An El Niño can increase surface water temperatures a degree or two or, in extreme cases, as much as 5 or 6 degrees in areas of the eastern Pacific, especially near the equator. Such a change, even when modest, can stoke the atmosphere, causing the type of storms that can disrupt hurricane formation or push storms away from the U.S.

The National Center for Climate Prediction on Thursday issued an El Niño watch: a greater than 50 percent chance of an El Niño in the next three to six months.

At least one other key factor in hurricane formation is pointing to a possible slowdown in seasonal activity: Sea surface temperatures are slightly below normal.

"The Atlantic right now is cooler than normal, maybe just a half-degree or so, but that's significant," said Klotzbach, who, along with veteran hurricane forecaster William Gray, will issue annual seasonal predictions in early April.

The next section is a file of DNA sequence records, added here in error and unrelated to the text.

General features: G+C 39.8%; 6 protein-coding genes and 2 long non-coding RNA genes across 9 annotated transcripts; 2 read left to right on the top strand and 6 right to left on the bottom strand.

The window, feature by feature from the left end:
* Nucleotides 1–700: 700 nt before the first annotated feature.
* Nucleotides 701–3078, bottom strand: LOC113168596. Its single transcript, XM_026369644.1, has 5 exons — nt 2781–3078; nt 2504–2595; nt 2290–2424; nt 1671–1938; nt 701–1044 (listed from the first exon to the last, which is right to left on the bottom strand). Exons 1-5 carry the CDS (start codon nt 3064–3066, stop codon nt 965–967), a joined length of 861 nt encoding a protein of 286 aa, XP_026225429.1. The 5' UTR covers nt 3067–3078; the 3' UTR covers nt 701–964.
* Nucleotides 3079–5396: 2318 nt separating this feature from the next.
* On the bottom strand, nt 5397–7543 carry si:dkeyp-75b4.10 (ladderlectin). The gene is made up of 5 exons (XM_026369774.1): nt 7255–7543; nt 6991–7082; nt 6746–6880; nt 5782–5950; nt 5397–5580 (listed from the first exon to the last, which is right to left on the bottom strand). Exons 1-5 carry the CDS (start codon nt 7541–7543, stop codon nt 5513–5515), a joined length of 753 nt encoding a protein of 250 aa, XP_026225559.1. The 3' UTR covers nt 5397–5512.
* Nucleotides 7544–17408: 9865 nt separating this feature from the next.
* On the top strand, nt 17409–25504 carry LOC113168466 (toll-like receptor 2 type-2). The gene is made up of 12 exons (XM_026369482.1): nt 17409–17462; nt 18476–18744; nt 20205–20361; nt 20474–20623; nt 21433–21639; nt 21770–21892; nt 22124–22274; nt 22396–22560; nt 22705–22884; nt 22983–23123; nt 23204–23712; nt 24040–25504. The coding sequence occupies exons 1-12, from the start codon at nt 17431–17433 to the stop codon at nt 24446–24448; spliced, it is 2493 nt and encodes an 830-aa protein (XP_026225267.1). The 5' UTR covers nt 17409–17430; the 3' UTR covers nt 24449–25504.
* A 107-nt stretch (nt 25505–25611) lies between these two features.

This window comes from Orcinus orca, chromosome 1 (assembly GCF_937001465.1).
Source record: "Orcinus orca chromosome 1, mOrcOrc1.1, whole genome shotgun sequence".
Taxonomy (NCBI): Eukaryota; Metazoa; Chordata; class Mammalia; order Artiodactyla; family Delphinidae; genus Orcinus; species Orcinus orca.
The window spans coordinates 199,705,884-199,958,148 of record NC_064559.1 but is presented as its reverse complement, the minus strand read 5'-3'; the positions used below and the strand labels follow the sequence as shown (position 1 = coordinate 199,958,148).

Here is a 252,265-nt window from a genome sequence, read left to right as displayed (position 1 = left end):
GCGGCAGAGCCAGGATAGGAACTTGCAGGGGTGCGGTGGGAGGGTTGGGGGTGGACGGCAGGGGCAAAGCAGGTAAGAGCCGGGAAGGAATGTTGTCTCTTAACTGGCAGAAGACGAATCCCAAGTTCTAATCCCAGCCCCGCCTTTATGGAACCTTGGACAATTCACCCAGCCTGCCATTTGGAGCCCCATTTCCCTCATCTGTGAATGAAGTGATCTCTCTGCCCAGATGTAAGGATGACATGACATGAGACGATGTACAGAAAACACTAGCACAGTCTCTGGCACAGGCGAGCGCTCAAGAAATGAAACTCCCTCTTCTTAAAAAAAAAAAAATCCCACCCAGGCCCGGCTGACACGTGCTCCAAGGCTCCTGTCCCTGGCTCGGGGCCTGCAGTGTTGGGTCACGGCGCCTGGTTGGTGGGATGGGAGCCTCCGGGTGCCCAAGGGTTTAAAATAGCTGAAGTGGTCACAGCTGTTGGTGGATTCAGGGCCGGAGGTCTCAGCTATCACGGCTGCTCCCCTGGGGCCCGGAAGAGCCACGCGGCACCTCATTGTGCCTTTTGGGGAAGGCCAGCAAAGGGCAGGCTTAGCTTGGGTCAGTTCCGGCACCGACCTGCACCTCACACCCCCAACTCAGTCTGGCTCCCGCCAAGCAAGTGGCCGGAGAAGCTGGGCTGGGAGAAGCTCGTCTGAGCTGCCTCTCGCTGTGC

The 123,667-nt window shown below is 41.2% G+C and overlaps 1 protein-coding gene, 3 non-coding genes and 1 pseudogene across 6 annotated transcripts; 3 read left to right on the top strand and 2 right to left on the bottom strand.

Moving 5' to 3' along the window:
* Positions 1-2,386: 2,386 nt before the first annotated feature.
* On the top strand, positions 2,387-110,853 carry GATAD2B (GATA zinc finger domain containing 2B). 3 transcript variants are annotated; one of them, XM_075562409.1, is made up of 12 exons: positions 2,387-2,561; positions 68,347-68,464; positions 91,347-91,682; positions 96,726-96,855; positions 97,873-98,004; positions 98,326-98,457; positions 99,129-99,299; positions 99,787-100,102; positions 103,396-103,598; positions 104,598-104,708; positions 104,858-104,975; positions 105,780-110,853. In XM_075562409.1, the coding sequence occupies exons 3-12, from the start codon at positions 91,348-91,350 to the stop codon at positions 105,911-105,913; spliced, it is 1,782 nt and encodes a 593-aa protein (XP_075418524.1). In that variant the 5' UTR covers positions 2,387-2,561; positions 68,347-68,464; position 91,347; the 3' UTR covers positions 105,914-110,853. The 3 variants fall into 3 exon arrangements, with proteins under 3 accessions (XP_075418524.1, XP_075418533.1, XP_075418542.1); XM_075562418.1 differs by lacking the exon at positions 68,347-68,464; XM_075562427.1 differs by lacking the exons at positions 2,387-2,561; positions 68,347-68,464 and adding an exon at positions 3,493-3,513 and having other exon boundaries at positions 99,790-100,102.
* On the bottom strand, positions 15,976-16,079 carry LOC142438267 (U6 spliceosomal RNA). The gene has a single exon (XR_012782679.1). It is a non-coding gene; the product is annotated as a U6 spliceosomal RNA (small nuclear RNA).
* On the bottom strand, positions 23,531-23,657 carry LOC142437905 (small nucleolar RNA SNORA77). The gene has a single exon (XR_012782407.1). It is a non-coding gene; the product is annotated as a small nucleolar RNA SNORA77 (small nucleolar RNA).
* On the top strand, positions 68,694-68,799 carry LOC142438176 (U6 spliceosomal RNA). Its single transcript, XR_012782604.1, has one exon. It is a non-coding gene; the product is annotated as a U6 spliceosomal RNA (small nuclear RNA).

The reality is that neither El Niño nor cooler sea surface temperatures are a guarantee against disaster.

Some of the most destructive storms in history occurred during El Niño years. In 2004, four strong hurricanes hit Florida in what was considered a weak El Niño.

And forecasters acknowledge that early season forecasts are not always spot-on.

Most major forecasters badly erred in last year's seasonal projections, predicting on average about 17 named storms, half of them hurricanes and half of those major hurricanes with winds of 130 mph or more.

The season produced only two hurricanes. Neither of them were major storms.

What's more, accumulated cyclonic energy — a measure of the total amount of tropical energy in the Atlantic basin — was about a fourth of the norm.

Emerging El Niño raises hopes for another slow hurricane season 03/06/14 [Last modified: Thursday, March 6, 2014 9:48pm]
Photo reprints | Article reprints

© 2017 Tampa Bay Times


Join the discussion: Click to view comments, add yours

  1. Trigaux: How Moffitt Cancer's M2Gen startup won $75 million from Hearst


    TAMPA — A Moffitt Cancer Center spin-off that's building a massive genetic data base of individual patient cancer information just caught the attention of a deep-pocketed health care investor.